The big debate: EHR vs paper records

The long-standing debate of digital versus traditional data storage has expanded to every industry, and healthcare isn’t spared from it either. While most agree that EHRs offer more benefits in comparison with paper records, EHRs themselves are not without drawbacks. Below are some of the major differences between paper and electronic records.

  1. Time. EHRs can save emergency care providers time during a patient’s visit. And in case of emergency, these records can provide critical, life-saving information. However, experts in the field find that the learning curve in using EHRs is too steep and reduces healthcare providers into becoming data entry staff. And all the typing, clicking, and pointing have caused physicians to become distracted from their patients.
  2. Environment. One of the most obvious benefits of going digital is the reduction of adverse environmental impacts. A typical patient’s medical record usually encompasses close to hundreds of pages and might even run into the thousands in the most extreme cases. On the other hand, turning to digital solutions saves paper, trees and other resources used to make paper products.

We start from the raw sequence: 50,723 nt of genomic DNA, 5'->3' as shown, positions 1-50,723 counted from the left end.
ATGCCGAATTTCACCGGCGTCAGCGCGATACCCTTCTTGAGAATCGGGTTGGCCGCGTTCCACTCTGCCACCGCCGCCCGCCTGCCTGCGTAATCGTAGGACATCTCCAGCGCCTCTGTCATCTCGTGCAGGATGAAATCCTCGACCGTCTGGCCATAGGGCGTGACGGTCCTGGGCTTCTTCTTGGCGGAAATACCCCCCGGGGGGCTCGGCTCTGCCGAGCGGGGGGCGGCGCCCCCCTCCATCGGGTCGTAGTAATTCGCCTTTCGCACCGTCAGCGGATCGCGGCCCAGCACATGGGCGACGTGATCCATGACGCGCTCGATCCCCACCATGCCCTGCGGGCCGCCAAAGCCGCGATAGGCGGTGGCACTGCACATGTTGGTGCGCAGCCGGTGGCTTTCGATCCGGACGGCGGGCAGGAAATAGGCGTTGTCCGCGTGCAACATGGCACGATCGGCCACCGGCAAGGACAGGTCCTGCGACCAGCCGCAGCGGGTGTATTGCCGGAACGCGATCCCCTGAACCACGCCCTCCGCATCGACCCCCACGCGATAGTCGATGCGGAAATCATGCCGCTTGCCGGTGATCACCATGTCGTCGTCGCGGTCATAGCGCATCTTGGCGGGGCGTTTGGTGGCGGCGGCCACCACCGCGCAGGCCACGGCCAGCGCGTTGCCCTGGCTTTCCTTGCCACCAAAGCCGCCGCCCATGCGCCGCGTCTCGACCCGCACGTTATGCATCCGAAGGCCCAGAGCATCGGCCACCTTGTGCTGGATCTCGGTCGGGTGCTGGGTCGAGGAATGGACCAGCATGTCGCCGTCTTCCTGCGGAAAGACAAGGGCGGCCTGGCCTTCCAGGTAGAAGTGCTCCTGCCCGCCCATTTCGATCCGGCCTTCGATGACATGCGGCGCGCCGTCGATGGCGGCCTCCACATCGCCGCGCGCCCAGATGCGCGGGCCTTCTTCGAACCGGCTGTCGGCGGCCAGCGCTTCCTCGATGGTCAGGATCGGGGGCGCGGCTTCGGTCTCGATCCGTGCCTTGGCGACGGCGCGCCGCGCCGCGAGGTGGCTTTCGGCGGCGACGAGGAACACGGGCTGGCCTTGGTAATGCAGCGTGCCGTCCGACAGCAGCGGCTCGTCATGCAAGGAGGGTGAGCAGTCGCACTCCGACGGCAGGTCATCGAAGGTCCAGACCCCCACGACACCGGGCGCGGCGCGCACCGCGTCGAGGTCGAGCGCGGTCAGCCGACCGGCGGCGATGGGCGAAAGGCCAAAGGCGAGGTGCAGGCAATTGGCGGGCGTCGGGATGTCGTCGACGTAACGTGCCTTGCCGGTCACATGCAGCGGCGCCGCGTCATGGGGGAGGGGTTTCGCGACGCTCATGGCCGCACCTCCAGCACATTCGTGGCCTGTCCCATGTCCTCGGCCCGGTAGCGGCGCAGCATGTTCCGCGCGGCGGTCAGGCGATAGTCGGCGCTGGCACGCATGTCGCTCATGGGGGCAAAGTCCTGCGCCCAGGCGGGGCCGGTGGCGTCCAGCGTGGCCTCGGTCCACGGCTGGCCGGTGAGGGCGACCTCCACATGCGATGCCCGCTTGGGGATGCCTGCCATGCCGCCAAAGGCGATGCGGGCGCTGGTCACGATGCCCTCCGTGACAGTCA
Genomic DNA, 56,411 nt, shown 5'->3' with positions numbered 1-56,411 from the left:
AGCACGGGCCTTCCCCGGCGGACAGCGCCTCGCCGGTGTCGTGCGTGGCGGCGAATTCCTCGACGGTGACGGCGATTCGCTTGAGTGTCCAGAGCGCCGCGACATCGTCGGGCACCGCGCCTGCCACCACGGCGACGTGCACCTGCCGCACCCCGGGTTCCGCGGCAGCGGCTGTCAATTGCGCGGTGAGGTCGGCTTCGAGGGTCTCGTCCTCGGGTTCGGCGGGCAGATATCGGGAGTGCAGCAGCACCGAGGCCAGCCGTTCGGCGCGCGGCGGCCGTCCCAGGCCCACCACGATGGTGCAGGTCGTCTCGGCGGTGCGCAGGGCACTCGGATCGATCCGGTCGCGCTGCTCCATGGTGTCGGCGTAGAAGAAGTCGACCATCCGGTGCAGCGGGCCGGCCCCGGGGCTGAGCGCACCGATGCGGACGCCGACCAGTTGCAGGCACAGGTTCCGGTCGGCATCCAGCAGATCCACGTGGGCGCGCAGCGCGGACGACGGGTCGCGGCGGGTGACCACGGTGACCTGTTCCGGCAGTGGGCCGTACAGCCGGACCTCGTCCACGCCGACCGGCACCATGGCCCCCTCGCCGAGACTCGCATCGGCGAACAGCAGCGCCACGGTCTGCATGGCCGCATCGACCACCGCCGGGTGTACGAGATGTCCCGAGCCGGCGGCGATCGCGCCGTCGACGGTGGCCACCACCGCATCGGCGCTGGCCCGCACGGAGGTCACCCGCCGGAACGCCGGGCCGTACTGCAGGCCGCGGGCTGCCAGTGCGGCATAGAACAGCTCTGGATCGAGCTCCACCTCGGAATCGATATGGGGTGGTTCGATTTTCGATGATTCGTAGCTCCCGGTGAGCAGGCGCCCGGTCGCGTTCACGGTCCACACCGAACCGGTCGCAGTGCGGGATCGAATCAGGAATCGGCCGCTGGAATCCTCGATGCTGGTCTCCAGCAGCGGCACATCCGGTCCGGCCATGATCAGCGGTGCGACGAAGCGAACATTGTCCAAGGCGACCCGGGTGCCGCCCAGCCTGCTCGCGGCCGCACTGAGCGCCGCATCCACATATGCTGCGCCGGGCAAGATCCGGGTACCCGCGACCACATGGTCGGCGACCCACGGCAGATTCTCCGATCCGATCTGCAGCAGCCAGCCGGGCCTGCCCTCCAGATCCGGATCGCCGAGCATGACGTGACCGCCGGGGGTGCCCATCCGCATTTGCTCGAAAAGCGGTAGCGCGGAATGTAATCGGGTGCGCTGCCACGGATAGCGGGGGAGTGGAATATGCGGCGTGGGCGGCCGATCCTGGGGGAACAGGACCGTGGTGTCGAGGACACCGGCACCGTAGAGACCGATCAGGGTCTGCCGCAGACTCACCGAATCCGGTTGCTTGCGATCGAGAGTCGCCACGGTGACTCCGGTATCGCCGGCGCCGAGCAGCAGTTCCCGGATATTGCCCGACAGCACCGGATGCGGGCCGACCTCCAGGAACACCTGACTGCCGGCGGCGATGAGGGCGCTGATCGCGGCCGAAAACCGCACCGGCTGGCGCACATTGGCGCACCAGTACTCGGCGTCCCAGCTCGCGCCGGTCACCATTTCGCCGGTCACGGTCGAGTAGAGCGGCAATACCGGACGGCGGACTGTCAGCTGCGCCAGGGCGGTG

3. Security. Paper records can be compromised in two ways: by being misplaced or getting stolen (in the unlikely event of a break-in). EHRs, on the other hand, are at risk due to the increasing prevalence of cyberattacks. Recent years, in particular, have been rough for the healthcare industry, as evidenced by the occurrence of numerous cybersecurity and data breaches involving thousands of medical records.
  4. Cost. Large healthcare providers often have to pay large sums of money to purchase, install, and gain full access to EHR systems. Maintaining paper records, by contrast, requires only human administrative costs and storage costs.
  5. Access. One of the biggest gripes against paper records is that they are incredibly tedious to access and share. Obtaining a paper record involves first having to find it — possibly within a mound of files — and then either mailing, faxing, or scanning the copies. Sharing EHRs, on the other hand, is much easier; patients and medical personnel can access information via an app or by sending a photo via a secured network.